Drug List: A-Hydrocort A-Methapred-Solution Accuneb-Solution Adrenaclick-Auto-Injector Adrenalin Adrenalin-Chloride Airet-Solution Alupent Asthmahaler-Aerosol Baycadron Brethaire Brethine Bricanyl Bubbli-Pred Cortef De-Sone-La-Injection Decadron Depo-Medrol-Suspension Dexacen-4-Injection Dexacort-Phosphate-In-Turbinaire Dexamethasone-Intensol Dexasone-Injection Dexasone-La-Injection Dexpak-Tablets-Dose-Pack Elixophyllin-Elixir Epipen-Auto-Injector Epipen-2-Pak Epipen-Auto-Injector Epipen-Jr-Auto-Injector Epipen-Jr-2-Pak Epipen-Jr-Auto-Injector Flo-Pred Hydeltrasol Hydrocortone Isuprel Isuprel-Mistometer Key-Pred-Sp Maxair Maxair-Autohaler Medihaler-Epi Medihaler-Iso Medrol Medrol-Dosepak Metaprel Methylprednisolone-Dose-Pack Millipred Millipred-Dp Orapred Orapred-Odt Pediapred-Liquid Phyllocontin Pred-Ject-50 Predacort-50 Predalone-50 Predate-50 Prelone-Syrup Primatene-Mist-Aerosol Proair-Hfa-Aerosol Proventil Proventil-Hfa-Aerosol Quibron-T Quibron-T-Sr Solu-Cortef-Solution Solu-Medrol-Solution Solurex-Injection Solurex-La-Injection Theo-24-Sustained-Release-Capsules Theo-Dur Theo-Time Theocap-Sustained-Release-Capsules Theochron-Sustained-Release-Tablets Theolair-Tablets Tornalate Truphylline Truxophyllin Twinject-Auto-Injector Twinject-Auto-Injector Twinject-Auto-Injector-Two-Pack Uniphyl-Sustained-Release-Tablets Ventolin Ventolin-Hfa-Aerosol Veripred-20-Solution Volmax Vospire-Er-Extended-Release-Tablets Xopenex Xopenex-Concentrate Xopenex-Hfa-Aerosol Zema-Pak-10-Day
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albuterol and ipratropium inhalation


Generic Name: albuterol and ipratropium (inhalation) (al BYOO ter ol and ip ra TRO pee um)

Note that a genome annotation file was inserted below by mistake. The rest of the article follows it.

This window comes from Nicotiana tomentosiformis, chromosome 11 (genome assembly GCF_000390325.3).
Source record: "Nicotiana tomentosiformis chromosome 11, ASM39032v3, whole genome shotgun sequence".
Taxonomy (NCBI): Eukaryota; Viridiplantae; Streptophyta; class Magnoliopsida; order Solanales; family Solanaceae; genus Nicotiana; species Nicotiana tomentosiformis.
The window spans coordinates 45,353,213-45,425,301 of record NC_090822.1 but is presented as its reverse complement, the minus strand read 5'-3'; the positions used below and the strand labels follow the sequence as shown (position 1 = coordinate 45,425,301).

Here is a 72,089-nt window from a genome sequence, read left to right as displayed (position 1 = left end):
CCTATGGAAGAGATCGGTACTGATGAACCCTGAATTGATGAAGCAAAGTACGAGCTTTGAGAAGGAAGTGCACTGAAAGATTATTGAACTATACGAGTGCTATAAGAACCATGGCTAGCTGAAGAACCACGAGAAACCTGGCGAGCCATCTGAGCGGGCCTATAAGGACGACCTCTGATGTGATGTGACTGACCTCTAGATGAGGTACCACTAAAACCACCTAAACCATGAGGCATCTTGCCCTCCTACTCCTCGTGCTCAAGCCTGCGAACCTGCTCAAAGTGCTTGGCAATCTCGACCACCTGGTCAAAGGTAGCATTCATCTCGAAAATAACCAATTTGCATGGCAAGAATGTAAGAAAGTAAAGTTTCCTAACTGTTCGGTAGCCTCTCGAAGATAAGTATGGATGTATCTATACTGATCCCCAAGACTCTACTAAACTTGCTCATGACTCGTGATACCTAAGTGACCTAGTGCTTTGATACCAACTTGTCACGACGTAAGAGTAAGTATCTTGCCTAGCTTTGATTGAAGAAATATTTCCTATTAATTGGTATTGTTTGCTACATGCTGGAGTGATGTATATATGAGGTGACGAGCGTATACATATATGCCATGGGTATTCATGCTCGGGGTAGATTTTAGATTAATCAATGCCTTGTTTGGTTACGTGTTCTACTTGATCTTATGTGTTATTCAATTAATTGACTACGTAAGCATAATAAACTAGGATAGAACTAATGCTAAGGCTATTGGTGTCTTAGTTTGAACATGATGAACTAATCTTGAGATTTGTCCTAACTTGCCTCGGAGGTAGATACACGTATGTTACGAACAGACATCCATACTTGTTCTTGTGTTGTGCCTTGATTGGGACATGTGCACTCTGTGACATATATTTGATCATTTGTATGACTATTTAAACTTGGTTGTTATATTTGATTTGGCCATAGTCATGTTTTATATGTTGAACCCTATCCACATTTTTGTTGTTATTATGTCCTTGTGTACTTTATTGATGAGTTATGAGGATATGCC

Brand Names: Combivent, DuoNeb

What is albuterol and ipratropium inhalation?

Albuterol and ipratropium are bronchodilators that relax muscles in the airways and increase air flow to the lungs.

The combination of albuterol and ipratropium is used as an inhaled medication to prevent bronchospasm in people with chronic obstructive pulmonary disease (COPD) who are also using other medicines to control their condition.

Albuterol and ipratropium inhalation may also be used for purposes not listed in this medication guide.

What is the most important information I should know about albuterol and ipratropium inhalation? You should not use this medication if you are allergic to albuterol (Proventil, Ventolin), ipratropium (Atrovent), or atropine (Atreza, Sal-Tropine). Do not use Combivent if you are allergic to soybeans, peanuts, or other food products that contain soya lecithin.

Before you use this medicine, tell your doctor if you have heart disease, high blood pressure, coronary artery disease, a heart rhythm disorder, seizures, diabetes, overactive thyroid, an enlarged prostate, urination problems, liver disease, or kidney disease.

Call your doctor right away if any of your medications do not seem to work as well in preventing bronchospasm. What should I discuss with my healthcare provider before using albuterol and ipratropium inhalation? You should not use this medication if you are allergic to albuterol (Proventil, Ventolin), ipratropium (Atrovent), or atropine (Atreza, Sal-Tropine). Do not use Combivent if you are allergic to soybeans, peanuts, or other food products that contain soya lecithin.

To make sure you can safely use this medication, tell your doctor if you have any of these other conditions:

heart disease, high blood pressure, coronary artery disease, or heart rhythm disorder;

a seizure disorder such as epilepsy;

diabetes;

overactive thyroid;

glaucoma;

enlarged prostate, problems with urination; or